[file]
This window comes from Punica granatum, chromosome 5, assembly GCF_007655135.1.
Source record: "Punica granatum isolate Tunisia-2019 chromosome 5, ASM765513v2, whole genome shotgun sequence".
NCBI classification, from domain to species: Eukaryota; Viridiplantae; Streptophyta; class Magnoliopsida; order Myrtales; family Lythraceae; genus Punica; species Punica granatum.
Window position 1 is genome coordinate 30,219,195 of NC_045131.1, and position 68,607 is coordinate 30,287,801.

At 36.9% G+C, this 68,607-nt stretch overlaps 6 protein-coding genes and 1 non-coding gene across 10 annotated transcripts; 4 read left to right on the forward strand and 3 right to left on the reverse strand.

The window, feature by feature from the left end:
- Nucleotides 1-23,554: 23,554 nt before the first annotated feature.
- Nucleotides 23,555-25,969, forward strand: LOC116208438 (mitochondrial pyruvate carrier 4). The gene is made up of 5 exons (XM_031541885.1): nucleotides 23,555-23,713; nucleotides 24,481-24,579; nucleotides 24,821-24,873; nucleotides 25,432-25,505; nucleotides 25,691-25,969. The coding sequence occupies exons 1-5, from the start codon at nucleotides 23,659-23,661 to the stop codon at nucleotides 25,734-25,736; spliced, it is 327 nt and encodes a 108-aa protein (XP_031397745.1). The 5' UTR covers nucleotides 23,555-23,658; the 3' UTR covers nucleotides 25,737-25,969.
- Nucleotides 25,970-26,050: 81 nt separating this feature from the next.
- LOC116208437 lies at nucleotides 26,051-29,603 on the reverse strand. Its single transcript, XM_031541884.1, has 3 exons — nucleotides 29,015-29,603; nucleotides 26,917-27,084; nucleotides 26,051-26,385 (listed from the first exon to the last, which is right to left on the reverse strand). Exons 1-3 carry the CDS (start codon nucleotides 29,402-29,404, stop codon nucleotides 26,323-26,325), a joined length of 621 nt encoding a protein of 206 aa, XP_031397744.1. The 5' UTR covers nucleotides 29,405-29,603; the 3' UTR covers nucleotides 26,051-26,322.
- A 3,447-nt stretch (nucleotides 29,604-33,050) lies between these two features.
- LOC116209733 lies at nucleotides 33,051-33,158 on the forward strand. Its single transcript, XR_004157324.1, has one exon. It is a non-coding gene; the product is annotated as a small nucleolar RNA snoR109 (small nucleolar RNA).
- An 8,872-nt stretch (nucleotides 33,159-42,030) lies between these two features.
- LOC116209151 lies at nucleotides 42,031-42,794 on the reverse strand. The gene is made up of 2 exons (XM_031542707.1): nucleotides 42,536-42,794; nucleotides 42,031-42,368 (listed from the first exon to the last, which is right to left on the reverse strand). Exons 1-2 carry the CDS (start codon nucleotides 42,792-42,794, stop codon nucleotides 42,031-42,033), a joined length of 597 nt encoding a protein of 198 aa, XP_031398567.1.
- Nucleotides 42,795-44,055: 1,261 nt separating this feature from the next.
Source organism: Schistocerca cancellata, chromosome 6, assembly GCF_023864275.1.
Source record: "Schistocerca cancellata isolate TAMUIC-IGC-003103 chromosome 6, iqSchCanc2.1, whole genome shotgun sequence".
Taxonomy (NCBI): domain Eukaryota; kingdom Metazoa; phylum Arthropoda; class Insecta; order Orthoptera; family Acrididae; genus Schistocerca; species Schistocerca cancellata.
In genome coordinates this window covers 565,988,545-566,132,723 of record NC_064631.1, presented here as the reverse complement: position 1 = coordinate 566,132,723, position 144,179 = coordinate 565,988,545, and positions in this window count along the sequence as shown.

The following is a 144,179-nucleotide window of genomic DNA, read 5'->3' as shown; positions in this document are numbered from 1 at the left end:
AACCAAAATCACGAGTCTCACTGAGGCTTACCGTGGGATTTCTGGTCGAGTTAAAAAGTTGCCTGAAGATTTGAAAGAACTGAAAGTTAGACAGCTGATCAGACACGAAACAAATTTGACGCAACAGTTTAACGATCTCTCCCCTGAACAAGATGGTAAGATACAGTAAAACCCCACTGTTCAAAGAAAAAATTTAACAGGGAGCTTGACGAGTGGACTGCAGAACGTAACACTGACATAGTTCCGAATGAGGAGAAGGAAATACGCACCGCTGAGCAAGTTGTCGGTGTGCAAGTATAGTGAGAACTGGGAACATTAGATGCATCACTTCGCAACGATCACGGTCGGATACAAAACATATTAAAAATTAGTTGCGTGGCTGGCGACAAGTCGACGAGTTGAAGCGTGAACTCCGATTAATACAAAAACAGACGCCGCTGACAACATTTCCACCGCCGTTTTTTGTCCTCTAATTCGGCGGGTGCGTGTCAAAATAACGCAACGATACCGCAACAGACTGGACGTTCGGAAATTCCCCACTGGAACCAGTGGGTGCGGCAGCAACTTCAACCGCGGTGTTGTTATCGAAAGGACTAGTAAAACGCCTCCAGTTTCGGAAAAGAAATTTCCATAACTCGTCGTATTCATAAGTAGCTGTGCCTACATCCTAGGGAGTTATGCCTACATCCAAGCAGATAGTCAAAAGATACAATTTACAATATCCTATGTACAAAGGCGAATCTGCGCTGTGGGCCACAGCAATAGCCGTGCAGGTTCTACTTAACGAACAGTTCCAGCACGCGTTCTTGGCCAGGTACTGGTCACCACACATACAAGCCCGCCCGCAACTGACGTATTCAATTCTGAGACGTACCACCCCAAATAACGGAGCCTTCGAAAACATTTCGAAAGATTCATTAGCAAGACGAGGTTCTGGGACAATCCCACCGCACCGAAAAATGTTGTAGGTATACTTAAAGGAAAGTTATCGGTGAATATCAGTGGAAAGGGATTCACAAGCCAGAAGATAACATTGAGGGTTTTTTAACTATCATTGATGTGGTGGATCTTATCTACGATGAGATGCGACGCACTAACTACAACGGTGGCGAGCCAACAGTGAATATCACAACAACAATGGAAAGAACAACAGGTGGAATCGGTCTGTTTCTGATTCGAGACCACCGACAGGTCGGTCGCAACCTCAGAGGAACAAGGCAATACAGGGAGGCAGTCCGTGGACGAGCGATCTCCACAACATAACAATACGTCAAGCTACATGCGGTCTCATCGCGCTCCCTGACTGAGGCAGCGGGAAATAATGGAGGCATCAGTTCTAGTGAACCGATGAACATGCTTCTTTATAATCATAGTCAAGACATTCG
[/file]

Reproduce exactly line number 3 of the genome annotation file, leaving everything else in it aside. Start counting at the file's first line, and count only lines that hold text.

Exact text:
NCBI classification, from domain to species: Eukaryota; Viridiplantae; Streptophyta; class Magnoliopsida; order Myrtales; family Lythraceae; genus Punica; species Punica granatum.